7. First-Aid Kit: Carry first-aid supplies for minor injuries. In particular, carry plenty of adhesive band-aids and sterilized bandages, because they can't be easily improvised in the woods. What to carry? A good book to reference. Also, If you spend any time in the backcountry, it would be a good idea to enroll in a mountaineering first aid course.

8. Pocket Knife & Tools: Your basic backpacking tool kit. A good example of a single piece of gear which has multiple uses. At a minimum, knives are useful for first aid, food preparation, cutting moleskin strips, cutting rope and making repairs. Be careful when selecting a multi tool if you don't actually use a feature, then you probably don't need to be carrying it around.

9. Waterproof Matches: Carry matches which have been waterproofed or wind and waterproofed, or else carry extra strike-anywhere matches--along with something to strike them on-- in a waterproof container. Keep these matches separate from your regular match or butane lighter supply. Keep them available for emergency situations.

10. Firestarter: Fire starters are useful for quickly starting a fire, especially in emergency situations. They are also useful for igniting wet wood. There are several commercial fire starters available: magnesium blocks w/striking flint; chemically-treated fire sticks, etc.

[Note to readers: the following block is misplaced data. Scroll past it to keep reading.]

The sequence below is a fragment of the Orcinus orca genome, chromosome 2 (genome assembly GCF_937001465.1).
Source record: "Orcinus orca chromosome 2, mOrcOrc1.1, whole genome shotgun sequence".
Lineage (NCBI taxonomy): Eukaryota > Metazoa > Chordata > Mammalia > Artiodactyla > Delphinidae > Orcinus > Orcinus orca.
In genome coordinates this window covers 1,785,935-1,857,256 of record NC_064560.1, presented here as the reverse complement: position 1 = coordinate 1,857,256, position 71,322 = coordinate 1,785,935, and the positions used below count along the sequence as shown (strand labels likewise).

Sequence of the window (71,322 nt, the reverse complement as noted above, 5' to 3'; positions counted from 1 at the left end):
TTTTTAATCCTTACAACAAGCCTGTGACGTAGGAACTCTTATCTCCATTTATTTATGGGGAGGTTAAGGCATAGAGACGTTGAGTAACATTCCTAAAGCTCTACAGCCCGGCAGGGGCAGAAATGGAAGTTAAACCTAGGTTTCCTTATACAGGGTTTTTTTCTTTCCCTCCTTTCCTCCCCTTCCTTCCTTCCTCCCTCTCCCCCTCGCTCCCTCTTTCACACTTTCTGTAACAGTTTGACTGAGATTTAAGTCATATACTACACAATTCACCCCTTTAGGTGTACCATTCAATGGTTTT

11. Water / Filter / Bottles: Carry plenty of fresh water. If you are familiar with the area in which you are traveling, and can be sure that water sources are available, carry enough water to get you there. If you aren't bringing your water from home or a public source, treat the water you draw from the backcountry, regardless of the source. These days, everything is suspect. Use water filter, purifier, chemical tablets, or boiling to treat the water before consuming.

12. Whistle: For emergencies: when you're lost, someone else is lost, or you're hurt and need help, etc.

13. Insect clothing or repellents: Three ways to deal with the biting flies, mosquitoes, knats, etc. are to

(1) let them bite you

(2) use repellents or

(3) wear protective clothing.

Since the first option doesn't feel good, there are numerous commercial repellents on the market. Most of them are DEET based. There are many good creams but they need to be reapplied more frequently. There are extended duration DEET products which do not soak into the skin as fast and provide up to 12 hours of protection. Wearing an ultra-lightweight bug-netting jacket and pants has been successful. Many bugs have long stingers that easily penetrate tight fitting netting.

14. Sunburn preventatives: Remember, the higher the elevation, the greater the intensity of the sun. The penalty for underestimating your need for protection is severe. In sunny conditions, wear light-colored clothing and cover exposed skin, at least, with SPF rated sunscreen appropriate for you, at least

15. Wear coverings over the neck and ears. Carry an SPF-rated lip-balm, as well, and reapply frequently.

About the author: Avid backpacker and outdoor nut. www.bullfrogbackpacking.com